Who knew a dodgy haircut could provoke such an outcry? We now know Capcom itself insisted on Dante's extreme makeover, expecting a reaction. Nevertheless, his newly recruited hairdresser seems shocked by the ferocity of it.
"Responding to the haters," Ninja Theory co-founder Tameem Antoniades begins, working himself up to a statement of intent via a wounded chuckle: "We've got our plan and we're not changing it. It's a cohesive world that makes sense when you get your hands on it."
The knee-jerk outrage of change-fearing loyalists was premature, in other words. It's not that Ninja Theory doesn't care what fans think. Quite the opposite, actually, and we'll get to that shortly. But judging a largely unseen game on the haircut of its protagonist is, well, possibly not the best barometer.
To be fair to Devil May Cry fans, there is of course more to it than that. It's really about fear of the unknown as well as change, with Dante's new look seized upon as damning evidence that this cocky Western developer, which couldn't possibly understand the series' Japanese heritage, was snipping away the game's soul along with its hero's floppy platinum locks.
This week's Gamescom presentation is striking, therefore, in that it seems to be designed specifically to address and calm these fears. And a convincing job it does of it.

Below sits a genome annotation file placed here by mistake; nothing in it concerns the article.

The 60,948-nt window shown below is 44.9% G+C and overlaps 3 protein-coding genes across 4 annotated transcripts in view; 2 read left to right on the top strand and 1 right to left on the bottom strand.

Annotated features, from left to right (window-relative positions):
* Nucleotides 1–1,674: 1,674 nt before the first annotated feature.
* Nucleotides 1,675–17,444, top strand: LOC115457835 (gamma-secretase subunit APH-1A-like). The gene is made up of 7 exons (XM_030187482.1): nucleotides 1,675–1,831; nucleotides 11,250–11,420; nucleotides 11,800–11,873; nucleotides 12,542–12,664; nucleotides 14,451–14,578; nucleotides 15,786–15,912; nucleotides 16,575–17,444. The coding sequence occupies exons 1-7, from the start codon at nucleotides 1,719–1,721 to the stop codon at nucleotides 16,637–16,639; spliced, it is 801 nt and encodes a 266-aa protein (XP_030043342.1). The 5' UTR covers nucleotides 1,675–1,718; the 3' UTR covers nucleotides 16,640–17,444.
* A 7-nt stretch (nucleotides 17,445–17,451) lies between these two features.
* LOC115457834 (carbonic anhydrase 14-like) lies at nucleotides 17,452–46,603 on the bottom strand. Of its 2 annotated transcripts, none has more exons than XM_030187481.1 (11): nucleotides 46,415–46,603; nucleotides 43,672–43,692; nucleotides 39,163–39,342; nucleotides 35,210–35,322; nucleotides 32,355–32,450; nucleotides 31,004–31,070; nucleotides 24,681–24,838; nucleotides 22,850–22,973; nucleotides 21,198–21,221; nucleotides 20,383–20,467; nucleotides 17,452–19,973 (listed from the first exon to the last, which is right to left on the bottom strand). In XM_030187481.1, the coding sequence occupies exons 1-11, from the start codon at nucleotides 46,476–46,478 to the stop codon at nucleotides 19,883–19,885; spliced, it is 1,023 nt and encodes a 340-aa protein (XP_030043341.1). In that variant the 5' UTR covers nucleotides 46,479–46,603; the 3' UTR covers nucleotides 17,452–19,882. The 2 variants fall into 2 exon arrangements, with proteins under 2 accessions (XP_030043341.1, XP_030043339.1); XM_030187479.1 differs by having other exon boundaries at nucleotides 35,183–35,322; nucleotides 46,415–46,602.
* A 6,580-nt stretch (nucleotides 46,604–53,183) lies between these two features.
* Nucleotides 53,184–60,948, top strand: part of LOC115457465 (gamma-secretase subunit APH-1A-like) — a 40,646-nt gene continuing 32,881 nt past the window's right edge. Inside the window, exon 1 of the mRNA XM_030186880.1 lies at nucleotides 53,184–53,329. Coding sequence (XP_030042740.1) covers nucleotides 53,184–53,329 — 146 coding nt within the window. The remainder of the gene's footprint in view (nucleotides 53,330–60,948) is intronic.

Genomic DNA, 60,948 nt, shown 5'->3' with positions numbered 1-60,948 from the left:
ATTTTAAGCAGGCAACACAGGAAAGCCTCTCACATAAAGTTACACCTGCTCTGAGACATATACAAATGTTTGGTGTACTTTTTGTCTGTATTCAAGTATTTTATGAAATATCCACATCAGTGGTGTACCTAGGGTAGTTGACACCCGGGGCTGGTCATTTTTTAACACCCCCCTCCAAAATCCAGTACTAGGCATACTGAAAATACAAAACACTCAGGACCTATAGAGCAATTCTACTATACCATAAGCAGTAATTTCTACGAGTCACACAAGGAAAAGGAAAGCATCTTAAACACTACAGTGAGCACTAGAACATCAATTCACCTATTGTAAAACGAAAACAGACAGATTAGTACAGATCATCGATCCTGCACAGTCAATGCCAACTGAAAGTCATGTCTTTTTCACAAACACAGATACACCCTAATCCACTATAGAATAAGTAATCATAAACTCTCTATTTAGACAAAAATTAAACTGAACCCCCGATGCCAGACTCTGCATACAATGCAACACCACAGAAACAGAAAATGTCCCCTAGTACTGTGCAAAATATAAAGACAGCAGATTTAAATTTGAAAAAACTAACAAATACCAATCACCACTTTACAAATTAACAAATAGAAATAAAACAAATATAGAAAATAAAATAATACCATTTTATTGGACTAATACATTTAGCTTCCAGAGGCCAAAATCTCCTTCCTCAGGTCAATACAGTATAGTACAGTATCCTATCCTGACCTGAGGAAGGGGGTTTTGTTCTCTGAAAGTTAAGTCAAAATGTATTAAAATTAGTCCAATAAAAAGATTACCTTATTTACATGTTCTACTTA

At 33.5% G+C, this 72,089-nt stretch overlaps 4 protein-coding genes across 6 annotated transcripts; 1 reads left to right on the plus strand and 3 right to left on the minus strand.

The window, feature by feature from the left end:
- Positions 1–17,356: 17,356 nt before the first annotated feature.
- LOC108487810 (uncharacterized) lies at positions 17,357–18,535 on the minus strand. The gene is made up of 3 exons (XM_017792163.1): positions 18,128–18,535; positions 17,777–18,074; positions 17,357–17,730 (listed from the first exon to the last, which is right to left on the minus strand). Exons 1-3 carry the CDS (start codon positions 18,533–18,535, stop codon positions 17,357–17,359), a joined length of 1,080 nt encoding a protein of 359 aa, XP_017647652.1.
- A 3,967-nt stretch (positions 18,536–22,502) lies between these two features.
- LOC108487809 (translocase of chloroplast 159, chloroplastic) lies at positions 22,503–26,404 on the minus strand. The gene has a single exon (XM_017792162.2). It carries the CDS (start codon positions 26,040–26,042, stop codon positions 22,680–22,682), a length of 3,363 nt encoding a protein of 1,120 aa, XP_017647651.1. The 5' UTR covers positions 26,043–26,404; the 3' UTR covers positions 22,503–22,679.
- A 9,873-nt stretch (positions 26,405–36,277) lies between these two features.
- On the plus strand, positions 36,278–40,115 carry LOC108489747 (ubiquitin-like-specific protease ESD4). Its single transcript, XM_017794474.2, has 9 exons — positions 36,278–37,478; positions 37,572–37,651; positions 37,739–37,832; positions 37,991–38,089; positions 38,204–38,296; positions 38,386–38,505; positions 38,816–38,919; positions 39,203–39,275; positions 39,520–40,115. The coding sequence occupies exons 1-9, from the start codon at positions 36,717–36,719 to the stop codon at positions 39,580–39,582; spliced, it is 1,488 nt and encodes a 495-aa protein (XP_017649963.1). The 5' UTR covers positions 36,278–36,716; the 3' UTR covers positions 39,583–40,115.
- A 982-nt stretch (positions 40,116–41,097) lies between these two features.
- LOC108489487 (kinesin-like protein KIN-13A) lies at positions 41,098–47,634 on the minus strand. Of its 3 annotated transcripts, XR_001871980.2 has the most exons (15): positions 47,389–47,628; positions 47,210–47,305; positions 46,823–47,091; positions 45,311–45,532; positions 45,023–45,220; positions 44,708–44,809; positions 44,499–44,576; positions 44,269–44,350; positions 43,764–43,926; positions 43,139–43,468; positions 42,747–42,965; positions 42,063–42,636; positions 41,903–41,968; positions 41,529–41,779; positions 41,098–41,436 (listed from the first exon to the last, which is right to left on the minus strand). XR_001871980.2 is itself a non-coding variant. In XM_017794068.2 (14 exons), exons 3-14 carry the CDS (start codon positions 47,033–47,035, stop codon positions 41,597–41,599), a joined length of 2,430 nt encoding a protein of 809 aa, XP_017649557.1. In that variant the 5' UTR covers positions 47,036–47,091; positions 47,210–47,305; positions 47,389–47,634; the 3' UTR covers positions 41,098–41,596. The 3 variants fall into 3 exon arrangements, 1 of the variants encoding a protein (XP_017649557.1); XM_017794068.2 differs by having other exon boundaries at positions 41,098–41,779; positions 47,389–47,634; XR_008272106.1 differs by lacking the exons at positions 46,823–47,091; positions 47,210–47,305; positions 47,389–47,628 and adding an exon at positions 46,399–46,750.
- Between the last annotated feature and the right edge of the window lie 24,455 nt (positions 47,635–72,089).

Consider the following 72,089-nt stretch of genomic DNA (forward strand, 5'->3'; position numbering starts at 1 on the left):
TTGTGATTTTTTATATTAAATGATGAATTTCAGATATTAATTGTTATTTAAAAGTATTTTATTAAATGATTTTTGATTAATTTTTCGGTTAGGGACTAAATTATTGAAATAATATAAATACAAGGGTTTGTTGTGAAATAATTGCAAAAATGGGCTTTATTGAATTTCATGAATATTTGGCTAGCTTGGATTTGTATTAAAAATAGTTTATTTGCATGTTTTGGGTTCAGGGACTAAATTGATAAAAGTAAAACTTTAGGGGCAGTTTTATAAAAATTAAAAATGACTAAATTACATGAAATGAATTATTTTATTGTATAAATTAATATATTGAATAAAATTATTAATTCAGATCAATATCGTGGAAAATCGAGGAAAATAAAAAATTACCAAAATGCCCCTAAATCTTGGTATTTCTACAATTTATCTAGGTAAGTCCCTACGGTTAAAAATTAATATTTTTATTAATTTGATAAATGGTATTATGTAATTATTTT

Antoniades' staunch defence of his vision is heartening and correct, as a studio with Heavenly Sword and Enslaved on its CV should have no need to justify its fantasy action credentials. It was, after all, good enough for Capcom.
But stung by suggestions that it was creating a Devil May Cry in name and nothing more, the mission in Cologne is, Antoniades says, to "prove it's Devil May Cry in essence".
The gameplay demo focuses on combat. As Antoniades acknowledges, "the core of any Devil May Cry game is Dante's fluidity and responsiveness" in battle.
First, a few caveats. There'll be more depth in the final version than what we're seeing now, we're told. And not all of Dante's moves have been worked in yet - the demo features a "small subset". At last we begin.